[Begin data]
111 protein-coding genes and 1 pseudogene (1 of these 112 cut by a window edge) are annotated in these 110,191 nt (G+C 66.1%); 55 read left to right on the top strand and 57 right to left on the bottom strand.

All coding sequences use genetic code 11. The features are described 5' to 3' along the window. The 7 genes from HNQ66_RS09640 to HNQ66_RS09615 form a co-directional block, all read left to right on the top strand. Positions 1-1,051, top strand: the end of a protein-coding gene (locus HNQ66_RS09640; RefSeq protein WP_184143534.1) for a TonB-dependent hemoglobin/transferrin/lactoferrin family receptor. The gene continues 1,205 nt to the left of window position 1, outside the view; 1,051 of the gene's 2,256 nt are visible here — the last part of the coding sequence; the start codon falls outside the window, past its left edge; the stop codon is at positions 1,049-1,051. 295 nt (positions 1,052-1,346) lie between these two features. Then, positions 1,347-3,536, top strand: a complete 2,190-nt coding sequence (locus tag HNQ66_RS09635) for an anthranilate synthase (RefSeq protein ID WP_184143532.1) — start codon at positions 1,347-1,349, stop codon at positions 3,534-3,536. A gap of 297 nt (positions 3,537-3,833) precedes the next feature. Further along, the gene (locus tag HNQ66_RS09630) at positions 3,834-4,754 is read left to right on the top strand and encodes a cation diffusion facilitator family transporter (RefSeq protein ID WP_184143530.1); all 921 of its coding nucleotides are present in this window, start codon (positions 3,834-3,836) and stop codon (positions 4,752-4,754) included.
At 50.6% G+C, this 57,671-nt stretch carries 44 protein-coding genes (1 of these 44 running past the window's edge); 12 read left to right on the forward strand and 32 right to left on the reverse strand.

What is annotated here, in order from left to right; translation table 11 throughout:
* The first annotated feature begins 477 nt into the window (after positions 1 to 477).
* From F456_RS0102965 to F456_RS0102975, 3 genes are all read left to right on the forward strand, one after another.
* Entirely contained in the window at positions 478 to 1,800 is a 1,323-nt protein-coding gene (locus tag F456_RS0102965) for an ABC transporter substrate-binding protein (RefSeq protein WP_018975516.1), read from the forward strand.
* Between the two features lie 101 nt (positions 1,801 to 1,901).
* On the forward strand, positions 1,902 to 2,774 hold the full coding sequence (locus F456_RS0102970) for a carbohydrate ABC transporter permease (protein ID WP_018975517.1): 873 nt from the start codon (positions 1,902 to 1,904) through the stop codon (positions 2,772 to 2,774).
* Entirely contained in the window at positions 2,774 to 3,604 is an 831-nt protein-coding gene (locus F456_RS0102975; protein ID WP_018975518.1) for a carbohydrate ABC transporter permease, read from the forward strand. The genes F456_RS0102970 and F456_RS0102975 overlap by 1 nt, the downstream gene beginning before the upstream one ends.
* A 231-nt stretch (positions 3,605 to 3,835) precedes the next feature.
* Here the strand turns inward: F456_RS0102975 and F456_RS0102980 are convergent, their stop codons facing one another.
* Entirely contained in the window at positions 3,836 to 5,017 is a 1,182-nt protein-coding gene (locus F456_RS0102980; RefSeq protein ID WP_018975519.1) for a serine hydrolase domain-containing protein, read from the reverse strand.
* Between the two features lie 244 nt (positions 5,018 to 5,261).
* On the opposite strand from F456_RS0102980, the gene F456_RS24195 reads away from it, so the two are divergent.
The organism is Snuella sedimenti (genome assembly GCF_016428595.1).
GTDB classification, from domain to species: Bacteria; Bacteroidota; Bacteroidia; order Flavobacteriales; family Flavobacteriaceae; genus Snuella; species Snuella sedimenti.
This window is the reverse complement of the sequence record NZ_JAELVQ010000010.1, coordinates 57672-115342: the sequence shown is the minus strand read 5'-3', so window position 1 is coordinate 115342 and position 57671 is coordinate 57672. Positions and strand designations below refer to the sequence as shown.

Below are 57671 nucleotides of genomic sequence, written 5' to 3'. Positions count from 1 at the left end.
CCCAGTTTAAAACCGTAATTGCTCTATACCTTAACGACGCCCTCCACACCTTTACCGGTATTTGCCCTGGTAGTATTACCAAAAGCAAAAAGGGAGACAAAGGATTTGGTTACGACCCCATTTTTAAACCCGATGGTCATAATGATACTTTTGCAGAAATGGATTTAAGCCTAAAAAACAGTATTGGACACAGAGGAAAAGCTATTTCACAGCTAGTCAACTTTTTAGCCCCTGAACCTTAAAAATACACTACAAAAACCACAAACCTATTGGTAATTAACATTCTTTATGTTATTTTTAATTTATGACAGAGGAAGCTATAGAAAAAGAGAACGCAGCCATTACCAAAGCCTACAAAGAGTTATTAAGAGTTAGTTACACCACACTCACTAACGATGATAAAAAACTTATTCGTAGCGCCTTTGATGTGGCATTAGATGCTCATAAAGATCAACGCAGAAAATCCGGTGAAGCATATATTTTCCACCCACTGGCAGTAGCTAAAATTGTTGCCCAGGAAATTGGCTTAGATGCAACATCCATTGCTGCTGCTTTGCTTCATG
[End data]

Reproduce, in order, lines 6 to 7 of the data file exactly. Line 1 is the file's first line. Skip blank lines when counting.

* From F456_RS0102965 to F456_RS0102975, 3 genes are all read left to right on the forward strand, one after another.
* Entirely contained in the window at positions 478 to 1,800 is a 1,323-nt protein-coding gene (locus tag F456_RS0102965) for an ABC transporter substrate-binding protein (RefSeq protein WP_018975516.1), read from the forward strand.